This morning, Jim Marpe addressed Westporters at his 8th — and final — Memorial Day ceremony as first selectman. He said:
Thank you to Westport’s “Mr. Parade,” Bill Vornkahl, for helping to organize our Memorial Day Parade once again this year.
Reverend Sinclair, Representatives of VFW Post 399 and American Legion Post 69, Grand Marshal Nick Rossi, and to all of you gathered today. It is my honor to welcome you to our traditional Memorial Day ceremony to remember and honor those who have sacrificed to serve to our country. We are very grateful to come together again.
Last year I stood here with just 20 people, including Bill Vornkahl and the leadership of our first responders, to make sure our tradition was never broken. It wasn’t what we wanted or were used to, but I am glad to say that we continued the Memorial Day remembrance on Veterans Green.
As we emerge from the darkness of the COVID tunnel, it is vital to re-establish our traditions and make sure that as a community we remember those who fought and died for the freedoms we hold dear.
In Westport, the struggle against COVID appears to be in the final weeks, but we remain vigilant. We understand and respect the need to safeguard our own health as well as the health of others. That vigilance is the essence of who we are as a people and what we celebrate and honor today.
While the circumstances are different, the vigilance we have borne as our responsibility is akin to the vigilance manifested by the men and women in the armed forces during our wars and conflicts.
World War II was the last war in which people at home were required to sacrifice so dramatically. Gas was rationed, food in short supply. For many, work changed to reflect the needs of war. COVID 19 represented a war in which we have all been challenged to change our lives dramatically. We were all called upon to sacrifice. Some of us were on the front line, caring for the sick, working in dangerous situations, enduring loneliness and separation from families, facing the unknown.
Historically, wherever we perceived enemies to threaten us we have rallied around the cause. Men and women from all walks of life stepped forward to battle threats to our country. COVID 19 was a shocking new threat, and in response, parts of government not historically in the forefront rushed to assist. Not just our usual first responders, to whom we owe a great deal of gratitude, but also our Health District and Human Services Department that reached out to those in our community in particularly grave need.
And we are proud of our children, who have had to change their lives because of COVID. They understand what sacrifice can mean. They have learned to behave in a way that is beneficial to the greater society- their school mates, their teachers, their friends and their families. That change was for us all, unforgettable.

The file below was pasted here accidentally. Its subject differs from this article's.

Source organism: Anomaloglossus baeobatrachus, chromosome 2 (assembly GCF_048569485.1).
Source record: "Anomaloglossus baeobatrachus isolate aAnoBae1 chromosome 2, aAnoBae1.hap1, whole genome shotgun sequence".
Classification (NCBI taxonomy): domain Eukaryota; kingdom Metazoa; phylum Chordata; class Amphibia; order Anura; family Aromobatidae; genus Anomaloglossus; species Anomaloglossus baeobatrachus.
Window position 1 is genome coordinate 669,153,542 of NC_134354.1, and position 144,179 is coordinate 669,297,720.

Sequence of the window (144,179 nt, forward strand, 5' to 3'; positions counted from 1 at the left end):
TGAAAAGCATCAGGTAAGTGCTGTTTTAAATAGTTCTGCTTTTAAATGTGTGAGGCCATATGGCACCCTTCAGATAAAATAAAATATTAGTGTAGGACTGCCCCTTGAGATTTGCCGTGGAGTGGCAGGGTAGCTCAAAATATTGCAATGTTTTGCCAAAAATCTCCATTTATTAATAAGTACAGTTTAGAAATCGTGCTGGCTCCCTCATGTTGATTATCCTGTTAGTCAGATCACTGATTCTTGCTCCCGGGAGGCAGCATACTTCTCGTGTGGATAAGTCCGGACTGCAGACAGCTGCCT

Death and illness were real fears, sacrifice and caution were daily watchwords. Remote learning, mask wearing, loss of sporting and performance events, teammates, traditional proms and for so many, the unforgettable pain of the loss of people and loved ones who died. In Westport, we lost 31 people to COVID, and many lost beloved family members who live elsewhere, some to whom they could not say “goodbye” or “I love you.”
The theme of our parade today is honoring women’s veterans. That theme was set for last year’s parade and reinstated for this year. We want to emphasize the critical role women have played in the armed services, at times without the recognition they deserved. We also recognize the critical role women have played in the war against COVID 19, both in and out of the home. In addition to maintaining essential financial support, our mothers have had to keep families as safe as possible and establish a new routine while life was so uncertain.
Last year we intended to honor Patricia Roney Wettach as our grand marshal, who, unfortunately, has passed away, a victim of COVID 19. This year we honor Nick Rossi, a relative newcomer to Westport and an active member of our Senior Center, whose grandson, a Staples High School graduate, just sang the National Anthem. Nick, who is 99 years old, was a WWII flight engineer flying multiple missions and was shot at by enemy fire – a notable example of bravery under stress.
And now, as has been our tradition, I would like to make special mention of those military veterans who lived in Westport and who have passed away this past year, with apologies in advance for any we may have inadvertently omitted. Heroes all: John R. Anastasia, Jr.; Alan Beasley; Sam Brownstein; Charles Joseph French Sr., Charles James Kashetta Sr.; Vincent D. Palumbo; Robert P. Scholl; P. Richard Schwaeber; Jack Shiller; Jules Spring; Gary W. Vannart; Theodore Robert Voss; Patricia Roney Wettach; Kenneth Ray Wolfe Jr.
I would be remiss if I did not honor others in our community who passed away this year, who, while not veterans, were civil servants and played a significant role in making Westport the great town that it is. These include former First Selectmen Gordon Joseloff and John Kemish, Martha Aasen, former Deputy Police Chief Vinnie Penna, and longtime VFW Auxiliary member Nancy Coley. Like our great veterans, we honor and recognize their special contributions.
Today we see a reduced presence of all that is traditional for this day, but we are still aware of the lessons learned and the sacrifices we have made. It is a proud day for Westport. I urge you to celebrate this day as one we have looked forward to for a long time – the beginning of the end of the long COVID struggle.
God bless you; God bless Westport ,and God bless the United States of America. Thank you.